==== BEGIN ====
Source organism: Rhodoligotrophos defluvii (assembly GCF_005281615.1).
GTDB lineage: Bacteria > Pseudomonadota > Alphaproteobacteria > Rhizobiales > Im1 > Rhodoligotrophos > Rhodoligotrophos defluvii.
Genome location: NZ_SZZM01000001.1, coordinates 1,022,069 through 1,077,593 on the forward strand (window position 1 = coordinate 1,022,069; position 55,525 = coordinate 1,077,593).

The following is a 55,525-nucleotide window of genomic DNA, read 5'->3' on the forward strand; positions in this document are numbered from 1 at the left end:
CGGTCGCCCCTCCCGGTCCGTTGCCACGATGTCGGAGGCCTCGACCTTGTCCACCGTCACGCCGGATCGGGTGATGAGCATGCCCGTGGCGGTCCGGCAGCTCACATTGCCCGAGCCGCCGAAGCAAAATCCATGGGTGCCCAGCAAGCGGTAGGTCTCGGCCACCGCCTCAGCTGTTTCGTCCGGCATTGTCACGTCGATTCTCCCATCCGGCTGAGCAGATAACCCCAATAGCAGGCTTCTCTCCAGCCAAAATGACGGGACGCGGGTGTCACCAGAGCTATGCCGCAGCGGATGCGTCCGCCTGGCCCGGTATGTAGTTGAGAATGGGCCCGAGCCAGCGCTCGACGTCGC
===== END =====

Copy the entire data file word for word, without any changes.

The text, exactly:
Source organism: Rhodoligotrophos defluvii (assembly GCF_005281615.1).
GTDB lineage: Bacteria > Pseudomonadota > Alphaproteobacteria > Rhizobiales > Im1 > Rhodoligotrophos > Rhodoligotrophos defluvii.
Genome location: NZ_SZZM01000001.1, coordinates 1,022,069 through 1,077,593 on the forward strand (window position 1 = coordinate 1,022,069; position 55,525 = coordinate 1,077,593).

The following is a 55,525-nucleotide window of genomic DNA, read 5'->3' on the forward strand; positions in this document are numbered from 1 at the left end:
CGGTCGCCCCTCCCGGTCCGTTGCCACGATGTCGGAGGCCTCGACCTTGTCCACCGTCACGCCGGATCGGGTGATGAGCATGCCCGTGGCGGTCCGGCAGCTCACATTGCCCGAGCCGCCGAAGCAAAATCCATGGGTGCCCAGCAAGCGGTAGGTCTCGGCCACCGCCTCAGCTGTTTCGTCCGGCATTGTCACGTCGATTCTCCCATCCGGCTGAGCAGATAACCCCAATAGCAGGCTTCTCTCCAGCCAAAATGACGGGACGCGGGTGTCACCAGAGCTATGCCGCAGCGGATGCGTCCGCCTGGCCCGGTATGTAGTTGAGAATGGGCCCGAGCCAGCGCTCGACGTCGC